"$y$," said the student, carelessly, "$=mx+c$," and before he knew it, his wrists and ankles were secured to the table and a laser was slowly, but extremely surely, cutting the table in two.

The Mathematical Ninja continued the lesson. "I think you mean $y - y_1 = m(x-x_1)$," he said, patiently.

"Er... yes," said the student. "Obviously."

"So, we know the gradient..."

"Four-fifths!" said the student, eagerly.

The Mathematical Ninja smiled; he would have sped the laser up if the student had said 0.8. "And a point..."

"$(6,3)$!"

"Very good, so we can..."

"Substitute those in! $y - 3 = \frac45(x-6)$."

"And then what?"

The student said "You expect me to multiply a fraction into a bracket while strapped to a table with a laser between my legs?"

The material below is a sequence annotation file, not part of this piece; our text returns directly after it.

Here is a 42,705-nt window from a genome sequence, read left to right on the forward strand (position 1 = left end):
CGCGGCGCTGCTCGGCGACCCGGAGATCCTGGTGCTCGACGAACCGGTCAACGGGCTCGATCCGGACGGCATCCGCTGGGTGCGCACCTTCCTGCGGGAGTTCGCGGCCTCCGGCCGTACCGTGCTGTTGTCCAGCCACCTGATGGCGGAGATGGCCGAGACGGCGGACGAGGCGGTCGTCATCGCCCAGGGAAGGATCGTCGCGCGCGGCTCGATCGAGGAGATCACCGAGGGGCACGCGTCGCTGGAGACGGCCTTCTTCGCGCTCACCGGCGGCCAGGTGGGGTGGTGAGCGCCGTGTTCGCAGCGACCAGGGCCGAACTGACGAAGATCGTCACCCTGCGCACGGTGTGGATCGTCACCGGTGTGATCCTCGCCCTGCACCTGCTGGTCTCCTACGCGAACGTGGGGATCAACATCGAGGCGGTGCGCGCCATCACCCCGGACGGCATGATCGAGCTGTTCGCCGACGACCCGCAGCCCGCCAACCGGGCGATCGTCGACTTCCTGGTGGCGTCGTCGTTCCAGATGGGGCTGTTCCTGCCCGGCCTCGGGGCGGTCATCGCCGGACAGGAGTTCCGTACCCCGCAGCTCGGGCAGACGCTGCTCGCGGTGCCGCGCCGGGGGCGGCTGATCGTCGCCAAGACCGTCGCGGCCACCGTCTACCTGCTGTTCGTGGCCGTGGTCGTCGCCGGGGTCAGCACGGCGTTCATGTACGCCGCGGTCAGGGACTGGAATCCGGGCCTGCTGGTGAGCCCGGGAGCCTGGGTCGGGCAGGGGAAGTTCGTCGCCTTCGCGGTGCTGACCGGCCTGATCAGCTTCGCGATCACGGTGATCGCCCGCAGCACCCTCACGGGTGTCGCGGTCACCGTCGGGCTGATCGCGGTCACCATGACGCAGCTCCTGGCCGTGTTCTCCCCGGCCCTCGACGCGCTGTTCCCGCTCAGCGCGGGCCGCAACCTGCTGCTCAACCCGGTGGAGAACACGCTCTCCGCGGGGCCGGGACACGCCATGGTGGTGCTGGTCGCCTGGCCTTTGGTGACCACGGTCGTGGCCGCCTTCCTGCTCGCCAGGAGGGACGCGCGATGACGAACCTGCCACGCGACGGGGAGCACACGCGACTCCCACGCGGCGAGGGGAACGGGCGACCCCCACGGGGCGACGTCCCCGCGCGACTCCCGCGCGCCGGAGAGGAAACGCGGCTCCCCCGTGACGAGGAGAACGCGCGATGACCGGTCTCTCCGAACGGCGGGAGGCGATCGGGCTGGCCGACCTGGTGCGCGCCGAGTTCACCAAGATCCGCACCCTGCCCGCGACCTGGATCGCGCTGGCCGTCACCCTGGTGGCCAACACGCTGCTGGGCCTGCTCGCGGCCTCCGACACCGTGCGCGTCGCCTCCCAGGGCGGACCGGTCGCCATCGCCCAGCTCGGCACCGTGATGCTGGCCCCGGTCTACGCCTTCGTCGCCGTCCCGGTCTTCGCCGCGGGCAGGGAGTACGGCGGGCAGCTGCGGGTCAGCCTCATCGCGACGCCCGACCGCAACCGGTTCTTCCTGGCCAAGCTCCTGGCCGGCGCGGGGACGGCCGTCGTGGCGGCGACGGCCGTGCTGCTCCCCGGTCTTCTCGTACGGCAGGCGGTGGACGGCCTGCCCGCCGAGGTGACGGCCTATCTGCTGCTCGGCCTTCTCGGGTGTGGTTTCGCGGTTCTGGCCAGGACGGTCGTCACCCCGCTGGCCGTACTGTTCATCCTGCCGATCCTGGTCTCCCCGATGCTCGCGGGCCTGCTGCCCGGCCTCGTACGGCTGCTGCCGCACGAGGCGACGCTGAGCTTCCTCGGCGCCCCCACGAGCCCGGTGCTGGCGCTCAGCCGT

The Mathematical Ninja said "No, I expect you to die." He paused for a second. "Sorry, no. I expect you to cross-multiply. My bad."

"Oh!" said the student. "So I can multiply the 5 onto the other side to get $5y-15 = 4x - 24$?"

Nod.

"Or... $4x - 5y - 9 = 0$?"

Nod.

"And can I get off this thing now?"

Pout. "I suppose."

The laser stopped, and the Mathematical Ninja wondered where he was going to get a new table from.

## Colin

Colin is a Weymouth maths tutor, author of several Maths For Dummies books and A-level maths guides. He started Flying Colours Maths in 2008.
He lives with an espresso pot and nothing to prove.

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## srcav

RT @icecolbeveridge: [FCM] Equations of a straight line: Secrets of the Mathematical Ninja: http://t.co/jpLf2HLZEM